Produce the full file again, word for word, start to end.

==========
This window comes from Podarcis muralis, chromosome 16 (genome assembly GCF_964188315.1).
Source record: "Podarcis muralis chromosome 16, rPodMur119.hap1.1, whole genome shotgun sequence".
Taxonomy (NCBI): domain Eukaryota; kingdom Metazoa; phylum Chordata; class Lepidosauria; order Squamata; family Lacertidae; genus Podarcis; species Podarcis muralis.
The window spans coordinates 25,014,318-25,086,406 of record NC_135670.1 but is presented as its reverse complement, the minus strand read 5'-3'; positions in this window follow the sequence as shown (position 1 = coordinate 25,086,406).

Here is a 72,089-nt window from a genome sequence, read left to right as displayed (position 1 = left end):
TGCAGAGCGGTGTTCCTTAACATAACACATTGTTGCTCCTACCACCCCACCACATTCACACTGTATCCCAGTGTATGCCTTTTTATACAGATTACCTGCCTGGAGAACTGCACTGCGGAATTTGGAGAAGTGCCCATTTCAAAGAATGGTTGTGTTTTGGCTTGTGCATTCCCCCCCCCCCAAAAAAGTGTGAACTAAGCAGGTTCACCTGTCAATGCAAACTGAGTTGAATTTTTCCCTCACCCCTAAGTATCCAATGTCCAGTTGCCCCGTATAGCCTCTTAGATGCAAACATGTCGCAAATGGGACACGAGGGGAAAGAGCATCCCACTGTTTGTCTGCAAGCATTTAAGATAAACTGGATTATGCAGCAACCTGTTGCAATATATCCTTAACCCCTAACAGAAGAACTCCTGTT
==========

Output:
This window comes from Podarcis muralis, chromosome 16 (genome assembly GCF_964188315.1).
Source record: "Podarcis muralis chromosome 16, rPodMur119.hap1.1, whole genome shotgun sequence".
Taxonomy (NCBI): domain Eukaryota; kingdom Metazoa; phylum Chordata; class Lepidosauria; order Squamata; family Lacertidae; genus Podarcis; species Podarcis muralis.
The window spans coordinates 25,014,318-25,086,406 of record NC_135670.1 but is presented as its reverse complement, the minus strand read 5'-3'; positions in this window follow the sequence as shown (position 1 = coordinate 25,086,406).

Here is a 72,089-nt window from a genome sequence, read left to right as displayed (position 1 = left end):
TGCAGAGCGGTGTTCCTTAACATAACACATTGTTGCTCCTACCACCCCACCACATTCACACTGTATCCCAGTGTATGCCTTTTTATACAGATTACCTGCCTGGAGAACTGCACTGCGGAATTTGGAGAAGTGCCCATTTCAAAGAATGGTTGTGTTTTGGCTTGTGCATTCCCCCCCCCCCAAAAAAGTGTGAACTAAGCAGGTTCACCTGTCAATGCAAACTGAGTTGAATTTTTCCCTCACCCCTAAGTATCCAATGTCCAGTTGCCCCGTATAGCCTCTTAGATGCAAACATGTCGCAAATGGGACACGAGGGGAAAGAGCATCCCACTGTTTGTCTGCAAGCATTTAAGATAAACTGGATTATGCAGCAACCTGTTGCAATATATCCTTAACCCCTAACAGAAGAACTCCTGTT